This flies in the face of recent naysayers claiming that HTML5 is overhyped and that most developers are taking a "wait and see" approach to the coding language. Indeed, according to the survey results, HTML5 adoption and usage are on the rise for both mobile and desktop applications.
Analysts have been forecasting slow adoption of HTML5, stating that it is still five to 10 years out in terms of broad adoption. However, the survey's respondents, when asked about their HTML5 development plans, overwhelming stated they are actively developing with the language or are planning to do so by the end of the year, with 94 percent answering this way. About 63 percent said they are using the technology today.
Furthermore, 82 percent of developers say HTML5 is important for their job either immediately, or within the next 12 months, while another 13 percent say it will be important within the next two years.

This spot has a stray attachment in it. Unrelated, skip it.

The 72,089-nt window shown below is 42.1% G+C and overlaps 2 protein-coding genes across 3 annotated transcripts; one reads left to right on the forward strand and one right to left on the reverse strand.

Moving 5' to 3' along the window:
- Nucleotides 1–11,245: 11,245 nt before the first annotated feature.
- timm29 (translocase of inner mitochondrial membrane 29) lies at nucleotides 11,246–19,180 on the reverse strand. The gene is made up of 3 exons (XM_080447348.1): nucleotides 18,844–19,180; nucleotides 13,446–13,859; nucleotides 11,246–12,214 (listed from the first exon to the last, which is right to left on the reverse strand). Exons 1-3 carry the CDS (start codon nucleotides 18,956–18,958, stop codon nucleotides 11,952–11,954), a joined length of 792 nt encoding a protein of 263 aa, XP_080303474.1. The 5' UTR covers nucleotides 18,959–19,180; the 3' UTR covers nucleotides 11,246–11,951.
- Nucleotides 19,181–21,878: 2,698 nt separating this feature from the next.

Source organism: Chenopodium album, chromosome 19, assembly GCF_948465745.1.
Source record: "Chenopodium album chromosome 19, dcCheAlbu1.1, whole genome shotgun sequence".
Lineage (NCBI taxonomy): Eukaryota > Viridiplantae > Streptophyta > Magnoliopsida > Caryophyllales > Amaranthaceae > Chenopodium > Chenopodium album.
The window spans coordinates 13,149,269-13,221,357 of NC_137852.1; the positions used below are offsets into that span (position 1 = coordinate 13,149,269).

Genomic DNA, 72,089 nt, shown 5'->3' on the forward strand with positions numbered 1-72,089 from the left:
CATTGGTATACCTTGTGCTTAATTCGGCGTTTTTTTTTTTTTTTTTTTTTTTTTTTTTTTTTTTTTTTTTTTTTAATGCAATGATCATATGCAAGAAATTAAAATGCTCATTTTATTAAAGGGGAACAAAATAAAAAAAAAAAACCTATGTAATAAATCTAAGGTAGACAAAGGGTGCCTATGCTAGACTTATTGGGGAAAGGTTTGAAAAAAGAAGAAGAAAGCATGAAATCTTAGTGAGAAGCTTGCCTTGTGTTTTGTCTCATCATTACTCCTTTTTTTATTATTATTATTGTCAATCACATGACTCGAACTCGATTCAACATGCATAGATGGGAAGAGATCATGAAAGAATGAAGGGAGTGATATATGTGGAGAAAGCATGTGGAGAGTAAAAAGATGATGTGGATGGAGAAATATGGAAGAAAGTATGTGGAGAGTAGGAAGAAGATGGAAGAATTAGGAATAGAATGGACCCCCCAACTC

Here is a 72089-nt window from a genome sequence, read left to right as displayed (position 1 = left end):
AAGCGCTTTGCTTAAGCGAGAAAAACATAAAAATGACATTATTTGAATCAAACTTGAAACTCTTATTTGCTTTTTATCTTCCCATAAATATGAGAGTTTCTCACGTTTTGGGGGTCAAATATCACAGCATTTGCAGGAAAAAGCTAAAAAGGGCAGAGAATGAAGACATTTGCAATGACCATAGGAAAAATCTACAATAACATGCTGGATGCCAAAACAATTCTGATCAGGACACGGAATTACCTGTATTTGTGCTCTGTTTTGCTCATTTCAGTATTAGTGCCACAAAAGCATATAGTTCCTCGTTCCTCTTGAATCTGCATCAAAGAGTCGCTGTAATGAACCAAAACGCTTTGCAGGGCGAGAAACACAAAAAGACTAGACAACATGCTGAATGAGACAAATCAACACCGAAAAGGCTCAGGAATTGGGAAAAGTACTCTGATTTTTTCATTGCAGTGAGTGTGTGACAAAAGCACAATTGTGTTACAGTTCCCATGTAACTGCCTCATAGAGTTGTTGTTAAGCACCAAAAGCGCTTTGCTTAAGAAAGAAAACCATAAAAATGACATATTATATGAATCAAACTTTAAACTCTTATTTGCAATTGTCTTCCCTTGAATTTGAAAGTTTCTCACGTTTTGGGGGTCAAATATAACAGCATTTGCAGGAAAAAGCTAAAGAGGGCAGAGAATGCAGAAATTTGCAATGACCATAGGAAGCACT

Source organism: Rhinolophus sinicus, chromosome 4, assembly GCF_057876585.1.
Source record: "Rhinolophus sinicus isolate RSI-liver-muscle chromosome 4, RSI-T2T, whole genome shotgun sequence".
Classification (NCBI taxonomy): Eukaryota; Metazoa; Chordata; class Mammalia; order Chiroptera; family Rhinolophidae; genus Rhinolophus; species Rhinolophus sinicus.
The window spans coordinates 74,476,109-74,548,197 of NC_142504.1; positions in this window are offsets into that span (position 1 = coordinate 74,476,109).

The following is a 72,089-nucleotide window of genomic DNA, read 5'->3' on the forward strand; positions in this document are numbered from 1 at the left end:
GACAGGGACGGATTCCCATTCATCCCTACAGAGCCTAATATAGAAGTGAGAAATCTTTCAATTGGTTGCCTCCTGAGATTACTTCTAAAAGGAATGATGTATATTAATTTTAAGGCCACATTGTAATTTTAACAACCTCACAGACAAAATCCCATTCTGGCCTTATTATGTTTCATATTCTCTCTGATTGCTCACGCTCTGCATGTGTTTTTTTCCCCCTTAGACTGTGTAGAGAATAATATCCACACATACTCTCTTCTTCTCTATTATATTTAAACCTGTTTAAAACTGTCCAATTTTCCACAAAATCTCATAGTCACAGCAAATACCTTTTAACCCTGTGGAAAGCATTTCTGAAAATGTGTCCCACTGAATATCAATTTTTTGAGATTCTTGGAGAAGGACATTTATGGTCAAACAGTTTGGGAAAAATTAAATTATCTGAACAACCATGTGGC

The major concern for developers going forward is fragmentation in the browser market. Even though standards are improving, and most major browsers are doing their best to keep up with them, developers are facing varying HTML5 support in a browser landscape split across desktop and mobile devices.
The split between W3C (News - Alert) and WHATWG standards was often thought to have been a major consideration with HTML5, but only 27 percent of the survey's respondents reported much concern, while 35 percent stated experiencing little to no concern, with 38 percent unsure whether the change would impact HTML5 development.
"Despite the very real concern over browser fragmentation, the Kendo UI survey reveals adoption and usage of HTML5 is on the rise, with ease-of-use, flexibility and economies of scale trumping outside influence in determining how development decisions are made across small and large enterprises," said Todd Anglin, vice president of HTML5 Web and Mobile Tools at Telerik.
Recently, the latest release of Kendo UI was released, adding highly interactive HTML5-based financial charts to Kendo UI DataViz (News - Alert) and out-of-the-box accessibility improvements.
Edited by Rachel Ramsey